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Adv Urol. 2012;2012:190624. doi: 10.1155/2012/190624. Epub 2011 Sep 14.

Subcapsular orchiectomy in the primary therapy of patients with bone metastasis in advanced prostate cancer: an anachronistic intervention?

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Department of Urology, St. Elisabeth Klinikum Straubing, St. Elisabeth Stra├če 23, 94315 Straubing, Germany.



The therapeutic impact of palliative androgen deprivation in metastatic prostate cancer is indisputable. Bilateral orchiectomy represents the traditional method of AD but was reduced during the last years in favor for treatment with LHRH analogues. Due to limited economic resources of the health care system, the economically priced definite surgical castration might experience a renaissance.


In this single-center retrospective study, 83 consecutive patients with osseous metastasized prostate cancer were evaluated, who had primarily been treated by subcapsular bilateral orchiectomy. Response to therapy, time until therapy failure, overall survival time, psychological disorders due to loss of organ, and disease-associated and postoperative surgical complications were recorded. The median followup was 35 months (IQR: 26-46).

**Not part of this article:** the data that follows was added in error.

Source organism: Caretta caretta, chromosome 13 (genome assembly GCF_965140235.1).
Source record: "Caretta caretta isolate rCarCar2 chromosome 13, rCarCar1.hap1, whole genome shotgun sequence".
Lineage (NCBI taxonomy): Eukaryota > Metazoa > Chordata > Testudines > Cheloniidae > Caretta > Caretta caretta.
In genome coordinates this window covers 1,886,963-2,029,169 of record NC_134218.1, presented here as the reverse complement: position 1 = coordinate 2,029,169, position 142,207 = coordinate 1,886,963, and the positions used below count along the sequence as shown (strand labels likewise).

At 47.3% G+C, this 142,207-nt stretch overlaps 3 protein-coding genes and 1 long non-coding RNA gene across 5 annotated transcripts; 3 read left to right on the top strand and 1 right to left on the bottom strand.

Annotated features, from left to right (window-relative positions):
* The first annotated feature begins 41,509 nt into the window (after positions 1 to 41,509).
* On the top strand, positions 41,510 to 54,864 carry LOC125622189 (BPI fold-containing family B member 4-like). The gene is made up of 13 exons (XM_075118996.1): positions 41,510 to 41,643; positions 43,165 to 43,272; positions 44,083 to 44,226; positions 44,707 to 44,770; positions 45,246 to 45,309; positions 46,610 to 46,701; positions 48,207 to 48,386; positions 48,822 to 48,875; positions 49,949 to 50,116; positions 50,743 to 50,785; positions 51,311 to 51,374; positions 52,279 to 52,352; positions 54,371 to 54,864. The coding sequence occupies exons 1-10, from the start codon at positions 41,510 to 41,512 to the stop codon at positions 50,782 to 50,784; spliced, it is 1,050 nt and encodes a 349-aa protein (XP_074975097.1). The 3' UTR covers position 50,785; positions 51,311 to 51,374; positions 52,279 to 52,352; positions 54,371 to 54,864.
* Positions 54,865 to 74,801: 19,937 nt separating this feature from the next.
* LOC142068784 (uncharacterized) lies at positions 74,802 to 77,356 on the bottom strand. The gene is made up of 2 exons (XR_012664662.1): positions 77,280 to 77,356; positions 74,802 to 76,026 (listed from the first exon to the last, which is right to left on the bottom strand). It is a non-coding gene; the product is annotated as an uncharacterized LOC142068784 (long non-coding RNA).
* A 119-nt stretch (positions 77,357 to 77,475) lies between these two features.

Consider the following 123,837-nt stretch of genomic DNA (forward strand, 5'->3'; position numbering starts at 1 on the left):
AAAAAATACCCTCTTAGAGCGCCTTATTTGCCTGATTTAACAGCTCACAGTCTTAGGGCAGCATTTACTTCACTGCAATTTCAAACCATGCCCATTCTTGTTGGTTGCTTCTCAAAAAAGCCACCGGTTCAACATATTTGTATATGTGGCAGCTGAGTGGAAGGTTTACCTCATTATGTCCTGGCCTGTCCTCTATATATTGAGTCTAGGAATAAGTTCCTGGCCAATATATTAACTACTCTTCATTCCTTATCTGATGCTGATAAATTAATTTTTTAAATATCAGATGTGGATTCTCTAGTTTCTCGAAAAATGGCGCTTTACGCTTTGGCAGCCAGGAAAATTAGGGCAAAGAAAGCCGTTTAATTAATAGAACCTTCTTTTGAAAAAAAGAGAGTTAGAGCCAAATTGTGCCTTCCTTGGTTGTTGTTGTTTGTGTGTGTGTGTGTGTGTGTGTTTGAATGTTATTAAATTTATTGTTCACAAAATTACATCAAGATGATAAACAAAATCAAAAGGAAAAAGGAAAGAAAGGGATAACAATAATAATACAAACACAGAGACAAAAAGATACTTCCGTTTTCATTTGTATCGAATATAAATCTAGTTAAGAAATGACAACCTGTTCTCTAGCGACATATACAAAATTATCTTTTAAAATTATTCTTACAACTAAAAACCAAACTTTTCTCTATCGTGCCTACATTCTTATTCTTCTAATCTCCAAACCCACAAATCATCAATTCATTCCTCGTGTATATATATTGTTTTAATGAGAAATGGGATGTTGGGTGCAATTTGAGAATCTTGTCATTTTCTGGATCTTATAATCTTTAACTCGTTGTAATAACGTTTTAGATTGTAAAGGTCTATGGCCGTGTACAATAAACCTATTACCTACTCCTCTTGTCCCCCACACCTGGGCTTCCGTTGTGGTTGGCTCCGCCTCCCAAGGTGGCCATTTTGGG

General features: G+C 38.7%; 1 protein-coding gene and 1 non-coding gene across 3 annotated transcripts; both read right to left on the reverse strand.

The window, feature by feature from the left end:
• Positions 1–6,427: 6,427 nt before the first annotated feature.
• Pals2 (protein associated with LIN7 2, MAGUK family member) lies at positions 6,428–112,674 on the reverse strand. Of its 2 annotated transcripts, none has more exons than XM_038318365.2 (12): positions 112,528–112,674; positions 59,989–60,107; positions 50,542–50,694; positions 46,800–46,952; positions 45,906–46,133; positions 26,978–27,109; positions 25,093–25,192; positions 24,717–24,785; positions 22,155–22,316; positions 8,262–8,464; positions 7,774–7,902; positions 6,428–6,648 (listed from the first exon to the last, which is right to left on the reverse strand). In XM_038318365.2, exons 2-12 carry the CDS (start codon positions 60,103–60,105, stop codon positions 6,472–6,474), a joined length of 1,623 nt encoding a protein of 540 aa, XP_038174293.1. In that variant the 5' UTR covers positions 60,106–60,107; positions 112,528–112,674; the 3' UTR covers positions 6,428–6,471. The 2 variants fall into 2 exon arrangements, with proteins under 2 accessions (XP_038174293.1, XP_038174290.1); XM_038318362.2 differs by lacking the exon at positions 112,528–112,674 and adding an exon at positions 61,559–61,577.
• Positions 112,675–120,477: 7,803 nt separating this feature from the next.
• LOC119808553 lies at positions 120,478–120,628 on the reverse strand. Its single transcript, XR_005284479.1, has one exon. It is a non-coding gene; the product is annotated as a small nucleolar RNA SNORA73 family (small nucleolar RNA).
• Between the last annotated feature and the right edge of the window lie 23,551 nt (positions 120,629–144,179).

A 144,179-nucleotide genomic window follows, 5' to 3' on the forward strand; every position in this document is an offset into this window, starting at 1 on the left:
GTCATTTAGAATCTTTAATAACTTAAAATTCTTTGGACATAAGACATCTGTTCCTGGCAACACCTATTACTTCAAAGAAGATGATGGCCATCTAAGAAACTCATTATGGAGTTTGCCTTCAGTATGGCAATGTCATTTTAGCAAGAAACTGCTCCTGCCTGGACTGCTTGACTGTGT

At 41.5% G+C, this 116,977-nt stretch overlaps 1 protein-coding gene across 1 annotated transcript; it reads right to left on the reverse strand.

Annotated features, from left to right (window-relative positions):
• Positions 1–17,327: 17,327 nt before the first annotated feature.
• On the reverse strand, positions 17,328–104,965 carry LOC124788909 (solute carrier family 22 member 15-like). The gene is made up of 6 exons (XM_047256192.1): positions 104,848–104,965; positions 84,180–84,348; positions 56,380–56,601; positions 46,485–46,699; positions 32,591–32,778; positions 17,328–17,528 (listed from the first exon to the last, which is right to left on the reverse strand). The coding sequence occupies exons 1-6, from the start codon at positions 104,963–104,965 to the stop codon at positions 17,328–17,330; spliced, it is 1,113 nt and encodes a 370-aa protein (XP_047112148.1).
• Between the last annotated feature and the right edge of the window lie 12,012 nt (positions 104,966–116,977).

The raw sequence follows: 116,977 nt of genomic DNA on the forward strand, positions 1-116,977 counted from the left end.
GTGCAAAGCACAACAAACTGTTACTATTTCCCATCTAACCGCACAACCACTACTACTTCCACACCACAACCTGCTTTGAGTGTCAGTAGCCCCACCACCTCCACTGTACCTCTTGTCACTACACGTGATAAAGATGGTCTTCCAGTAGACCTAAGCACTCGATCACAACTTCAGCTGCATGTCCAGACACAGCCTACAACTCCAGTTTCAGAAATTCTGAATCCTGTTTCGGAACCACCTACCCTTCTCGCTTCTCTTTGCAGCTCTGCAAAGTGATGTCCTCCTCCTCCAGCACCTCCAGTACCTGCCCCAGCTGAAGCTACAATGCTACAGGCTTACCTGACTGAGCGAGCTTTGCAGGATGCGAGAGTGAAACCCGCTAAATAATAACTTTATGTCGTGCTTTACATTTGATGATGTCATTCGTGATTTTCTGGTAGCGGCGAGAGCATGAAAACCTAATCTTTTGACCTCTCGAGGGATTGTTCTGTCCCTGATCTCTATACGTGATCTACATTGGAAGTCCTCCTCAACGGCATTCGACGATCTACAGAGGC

Patients' mean age at surgery was 72.1 (54-91) years. Six patients (7.2%) displayed immediate tumor progression after orchiectomy. Median time of tumor remission and overall survival time were 29 and 36 months, respectively. 14% of the study group showed minor postoperative complications. No psychological problems occurred following bilateral orchiectomy.


Due to an effective and persistent oncological effectiveness, less morbidity, and absence of psychological implications, bilateral subcapsular orchiectomy seems to be a practicable and advisable alternative in the first-line therapy of metastasized PCa.

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